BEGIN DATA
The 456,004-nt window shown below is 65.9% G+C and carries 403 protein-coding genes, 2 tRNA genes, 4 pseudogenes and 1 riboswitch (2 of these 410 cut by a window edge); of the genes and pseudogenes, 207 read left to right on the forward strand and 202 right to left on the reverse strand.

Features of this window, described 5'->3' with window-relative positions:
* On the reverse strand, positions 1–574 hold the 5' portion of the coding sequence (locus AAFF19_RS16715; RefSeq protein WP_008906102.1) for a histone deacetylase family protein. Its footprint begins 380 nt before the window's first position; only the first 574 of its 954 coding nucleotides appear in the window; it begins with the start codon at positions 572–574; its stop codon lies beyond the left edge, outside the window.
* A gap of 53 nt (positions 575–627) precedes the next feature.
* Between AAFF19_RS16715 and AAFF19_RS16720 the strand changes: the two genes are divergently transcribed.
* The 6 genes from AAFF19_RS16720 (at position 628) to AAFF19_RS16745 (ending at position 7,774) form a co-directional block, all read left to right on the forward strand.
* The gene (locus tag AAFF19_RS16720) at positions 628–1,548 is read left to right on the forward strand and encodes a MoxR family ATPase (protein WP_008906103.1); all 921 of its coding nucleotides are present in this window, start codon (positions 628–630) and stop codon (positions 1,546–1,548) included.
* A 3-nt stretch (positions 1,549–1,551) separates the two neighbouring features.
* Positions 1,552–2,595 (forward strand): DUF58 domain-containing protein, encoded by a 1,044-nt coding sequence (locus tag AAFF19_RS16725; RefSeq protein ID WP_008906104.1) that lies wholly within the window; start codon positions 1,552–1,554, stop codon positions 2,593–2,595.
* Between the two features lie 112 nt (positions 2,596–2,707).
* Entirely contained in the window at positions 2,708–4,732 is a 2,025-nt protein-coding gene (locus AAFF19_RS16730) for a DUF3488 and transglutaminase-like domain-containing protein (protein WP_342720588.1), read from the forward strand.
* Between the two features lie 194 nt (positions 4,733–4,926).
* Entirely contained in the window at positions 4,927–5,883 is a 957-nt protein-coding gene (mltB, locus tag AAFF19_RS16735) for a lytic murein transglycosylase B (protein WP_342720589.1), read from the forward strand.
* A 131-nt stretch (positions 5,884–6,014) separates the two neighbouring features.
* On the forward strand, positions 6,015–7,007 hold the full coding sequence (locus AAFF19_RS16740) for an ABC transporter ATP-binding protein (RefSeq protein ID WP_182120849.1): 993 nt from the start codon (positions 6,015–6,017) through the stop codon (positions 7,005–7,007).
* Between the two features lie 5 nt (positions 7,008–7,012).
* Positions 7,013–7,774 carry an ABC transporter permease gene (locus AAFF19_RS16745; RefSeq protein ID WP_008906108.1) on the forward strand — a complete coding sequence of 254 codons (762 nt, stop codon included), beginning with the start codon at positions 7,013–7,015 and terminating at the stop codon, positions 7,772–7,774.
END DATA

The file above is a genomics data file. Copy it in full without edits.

The 456,004-nt window shown below is 65.9% G+C and carries 403 protein-coding genes, 2 tRNA genes, 4 pseudogenes and 1 riboswitch (2 of these 410 cut by a window edge); of the genes and pseudogenes, 207 read left to right on the forward strand and 202 right to left on the reverse strand.

Features of this window, described 5'->3' with window-relative positions:
* On the reverse strand, positions 1–574 hold the 5' portion of the coding sequence (locus AAFF19_RS16715; RefSeq protein WP_008906102.1) for a histone deacetylase family protein. Its footprint begins 380 nt before the window's first position; only the first 574 of its 954 coding nucleotides appear in the window; it begins with the start codon at positions 572–574; its stop codon lies beyond the left edge, outside the window.
* A gap of 53 nt (positions 575–627) precedes the next feature.
* Between AAFF19_RS16715 and AAFF19_RS16720 the strand changes: the two genes are divergently transcribed.
* The 6 genes from AAFF19_RS16720 (at position 628) to AAFF19_RS16745 (ending at position 7,774) form a co-directional block, all read left to right on the forward strand.
* The gene (locus tag AAFF19_RS16720) at positions 628–1,548 is read left to right on the forward strand and encodes a MoxR family ATPase (protein WP_008906103.1); all 921 of its coding nucleotides are present in this window, start codon (positions 628–630) and stop codon (positions 1,546–1,548) included.
* A 3-nt stretch (positions 1,549–1,551) separates the two neighbouring features.
* Positions 1,552–2,595 (forward strand): DUF58 domain-containing protein, encoded by a 1,044-nt coding sequence (locus tag AAFF19_RS16725; RefSeq protein ID WP_008906104.1) that lies wholly within the window; start codon positions 1,552–1,554, stop codon positions 2,593–2,595.
* Between the two features lie 112 nt (positions 2,596–2,707).
* Entirely contained in the window at positions 2,708–4,732 is a 2,025-nt protein-coding gene (locus AAFF19_RS16730) for a DUF3488 and transglutaminase-like domain-containing protein (protein WP_342720588.1), read from the forward strand.
* Between the two features lie 194 nt (positions 4,733–4,926).
* Entirely contained in the window at positions 4,927–5,883 is a 957-nt protein-coding gene (mltB, locus tag AAFF19_RS16735) for a lytic murein transglycosylase B (protein WP_342720589.1), read from the forward strand.
* A 131-nt stretch (positions 5,884–6,014) separates the two neighbouring features.
* On the forward strand, positions 6,015–7,007 hold the full coding sequence (locus AAFF19_RS16740) for an ABC transporter ATP-binding protein (RefSeq protein ID WP_182120849.1): 993 nt from the start codon (positions 6,015–6,017) through the stop codon (positions 7,005–7,007).
* Between the two features lie 5 nt (positions 7,008–7,012).
* Positions 7,013–7,774 carry an ABC transporter permease gene (locus AAFF19_RS16745; RefSeq protein ID WP_008906108.1) on the forward strand — a complete coding sequence of 254 codons (762 nt, stop codon included), beginning with the start codon at positions 7,013–7,015 and terminating at the stop codon, positions 7,772–7,774.